Bring Your Own Device (BYOD) is a strategy that allows employees to use their personal devices – in particular iPhones, iPads, and their Android equivalents – to access enterprise data and applications. It has gained momentum among employees who would just as soon use their own preferred technology as anything the company would supply them.
Employees have done company work on home computers since the dawn of the floppy disk. BYOD represents something deeper. It’s the formal corporate recognition that user-owned hardware has become a fixture of modern business. This idea is being embraced by organizations that know that, while not without risk, letting employees use their own smartphones, laptops and computers can enhance their productivity and efficiency.
Does your firm allow employees to access work email and documents on their smartphone or home PC?
The idea of sensitive company data flying through the airwaves to computing devices the company doesn’t own is enough to make most compliance officers’ blood pressure rise. Further, because BYOD is so new a concept, few standards have emerged. Therefore, it is absolutely necessary for every business to have a clearly articulated but flexible position on BYOD, even if it chooses not to allow for it. However, at some companies it might be too late to turn back the clock on prohibiting the access of business data on personal devices.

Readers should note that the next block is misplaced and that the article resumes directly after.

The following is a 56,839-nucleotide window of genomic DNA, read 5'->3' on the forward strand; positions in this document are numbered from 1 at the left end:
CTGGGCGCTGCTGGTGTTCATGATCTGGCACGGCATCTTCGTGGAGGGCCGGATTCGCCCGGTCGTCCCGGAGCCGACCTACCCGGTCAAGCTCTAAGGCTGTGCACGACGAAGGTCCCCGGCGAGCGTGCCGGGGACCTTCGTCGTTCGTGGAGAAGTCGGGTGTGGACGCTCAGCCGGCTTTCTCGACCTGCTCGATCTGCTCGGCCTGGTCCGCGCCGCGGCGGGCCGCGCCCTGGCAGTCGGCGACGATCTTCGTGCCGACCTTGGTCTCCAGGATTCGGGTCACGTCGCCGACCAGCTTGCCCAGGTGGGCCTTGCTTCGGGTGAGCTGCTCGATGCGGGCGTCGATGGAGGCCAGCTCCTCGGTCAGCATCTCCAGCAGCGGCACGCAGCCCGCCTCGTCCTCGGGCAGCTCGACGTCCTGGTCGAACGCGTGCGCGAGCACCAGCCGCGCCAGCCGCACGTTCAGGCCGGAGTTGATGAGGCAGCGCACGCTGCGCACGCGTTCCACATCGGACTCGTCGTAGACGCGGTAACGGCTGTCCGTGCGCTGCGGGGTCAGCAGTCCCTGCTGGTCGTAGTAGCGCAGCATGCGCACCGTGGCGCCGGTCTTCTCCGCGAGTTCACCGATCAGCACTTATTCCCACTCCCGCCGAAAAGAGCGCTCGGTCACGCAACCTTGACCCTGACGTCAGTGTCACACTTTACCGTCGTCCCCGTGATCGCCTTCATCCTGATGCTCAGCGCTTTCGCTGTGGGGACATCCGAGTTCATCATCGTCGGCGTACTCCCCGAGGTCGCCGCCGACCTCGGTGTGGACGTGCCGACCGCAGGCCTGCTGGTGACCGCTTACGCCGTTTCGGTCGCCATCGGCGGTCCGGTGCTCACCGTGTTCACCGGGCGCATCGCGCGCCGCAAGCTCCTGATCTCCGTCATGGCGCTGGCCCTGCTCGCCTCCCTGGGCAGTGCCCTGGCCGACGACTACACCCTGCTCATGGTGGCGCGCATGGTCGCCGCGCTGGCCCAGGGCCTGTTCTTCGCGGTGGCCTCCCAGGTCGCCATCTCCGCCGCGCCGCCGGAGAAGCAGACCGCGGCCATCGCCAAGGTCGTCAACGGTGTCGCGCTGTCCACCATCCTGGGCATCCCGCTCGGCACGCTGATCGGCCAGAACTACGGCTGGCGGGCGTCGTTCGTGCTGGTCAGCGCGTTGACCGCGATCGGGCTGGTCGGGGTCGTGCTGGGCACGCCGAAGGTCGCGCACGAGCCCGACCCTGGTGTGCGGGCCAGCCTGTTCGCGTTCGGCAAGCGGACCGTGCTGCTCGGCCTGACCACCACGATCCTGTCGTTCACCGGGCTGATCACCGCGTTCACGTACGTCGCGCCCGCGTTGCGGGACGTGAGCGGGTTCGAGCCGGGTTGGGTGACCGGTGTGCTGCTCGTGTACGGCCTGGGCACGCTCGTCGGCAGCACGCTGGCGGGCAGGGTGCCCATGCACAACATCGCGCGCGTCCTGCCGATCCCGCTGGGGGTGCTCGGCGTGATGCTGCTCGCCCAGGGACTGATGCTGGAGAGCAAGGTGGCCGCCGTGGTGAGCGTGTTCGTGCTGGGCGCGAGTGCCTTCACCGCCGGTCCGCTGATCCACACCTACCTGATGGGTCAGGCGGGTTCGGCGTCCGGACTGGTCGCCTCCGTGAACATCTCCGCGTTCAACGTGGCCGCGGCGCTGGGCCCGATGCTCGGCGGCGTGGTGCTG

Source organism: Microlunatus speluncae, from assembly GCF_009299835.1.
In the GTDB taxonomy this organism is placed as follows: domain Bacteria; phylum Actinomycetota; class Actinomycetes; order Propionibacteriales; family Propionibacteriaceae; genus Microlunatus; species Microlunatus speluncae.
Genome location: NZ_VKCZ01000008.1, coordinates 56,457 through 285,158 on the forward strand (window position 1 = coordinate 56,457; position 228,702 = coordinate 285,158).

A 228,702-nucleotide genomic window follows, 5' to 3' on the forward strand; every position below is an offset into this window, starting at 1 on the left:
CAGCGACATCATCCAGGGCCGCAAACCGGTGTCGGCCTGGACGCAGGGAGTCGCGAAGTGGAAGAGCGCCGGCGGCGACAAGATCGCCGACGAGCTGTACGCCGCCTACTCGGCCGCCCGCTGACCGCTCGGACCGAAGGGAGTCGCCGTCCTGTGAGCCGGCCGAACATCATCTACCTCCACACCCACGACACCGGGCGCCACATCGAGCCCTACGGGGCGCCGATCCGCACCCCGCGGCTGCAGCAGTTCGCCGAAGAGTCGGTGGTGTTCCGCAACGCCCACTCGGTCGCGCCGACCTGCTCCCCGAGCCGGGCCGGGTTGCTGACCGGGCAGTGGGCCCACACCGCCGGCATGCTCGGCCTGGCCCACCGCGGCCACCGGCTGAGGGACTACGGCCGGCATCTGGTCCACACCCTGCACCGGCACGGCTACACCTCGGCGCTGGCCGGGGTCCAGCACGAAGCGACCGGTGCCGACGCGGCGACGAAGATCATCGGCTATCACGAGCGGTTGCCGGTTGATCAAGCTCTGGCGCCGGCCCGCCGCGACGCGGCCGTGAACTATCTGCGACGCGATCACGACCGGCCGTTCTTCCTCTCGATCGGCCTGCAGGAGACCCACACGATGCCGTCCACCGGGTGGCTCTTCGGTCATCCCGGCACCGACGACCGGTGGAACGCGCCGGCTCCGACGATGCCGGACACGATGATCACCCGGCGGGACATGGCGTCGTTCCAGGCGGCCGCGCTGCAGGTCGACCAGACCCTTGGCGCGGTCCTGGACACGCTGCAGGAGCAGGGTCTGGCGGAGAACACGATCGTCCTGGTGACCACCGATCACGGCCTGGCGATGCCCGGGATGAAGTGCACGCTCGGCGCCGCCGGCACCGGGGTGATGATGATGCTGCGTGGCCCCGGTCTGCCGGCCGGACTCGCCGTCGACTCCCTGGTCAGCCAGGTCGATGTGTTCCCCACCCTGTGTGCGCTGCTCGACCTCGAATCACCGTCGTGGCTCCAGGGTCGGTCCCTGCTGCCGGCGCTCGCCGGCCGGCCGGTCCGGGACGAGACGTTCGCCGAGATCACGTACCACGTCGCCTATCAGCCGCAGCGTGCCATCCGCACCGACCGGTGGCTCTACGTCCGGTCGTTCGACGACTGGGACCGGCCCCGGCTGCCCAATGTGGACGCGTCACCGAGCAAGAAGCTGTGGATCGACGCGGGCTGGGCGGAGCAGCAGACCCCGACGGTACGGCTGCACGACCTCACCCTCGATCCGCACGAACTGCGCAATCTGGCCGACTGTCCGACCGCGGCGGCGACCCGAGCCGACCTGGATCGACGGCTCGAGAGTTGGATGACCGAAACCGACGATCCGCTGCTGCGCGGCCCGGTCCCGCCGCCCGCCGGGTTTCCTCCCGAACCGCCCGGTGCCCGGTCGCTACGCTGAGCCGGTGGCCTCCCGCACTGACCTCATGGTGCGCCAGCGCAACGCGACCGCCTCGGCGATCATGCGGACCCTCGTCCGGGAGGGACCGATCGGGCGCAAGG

Finally, be sure to get out ahead of work-life balance issues when bringing BYOD options into the mix, either as a policy or a cultural norm. When employees have a personal smartphone enabled with enterprise applications, they are readily accessible as issues and opportunities crop up. But even in an ‘always on’ world, colleagues should be careful about routinely interrupting private time away from work. Set reasonable ground rules and expectations right up front and have supervisors walk the talk. This will keep intrusions into personal evenings and weekends a rarity, and BYOD a more satisfying and productive experience.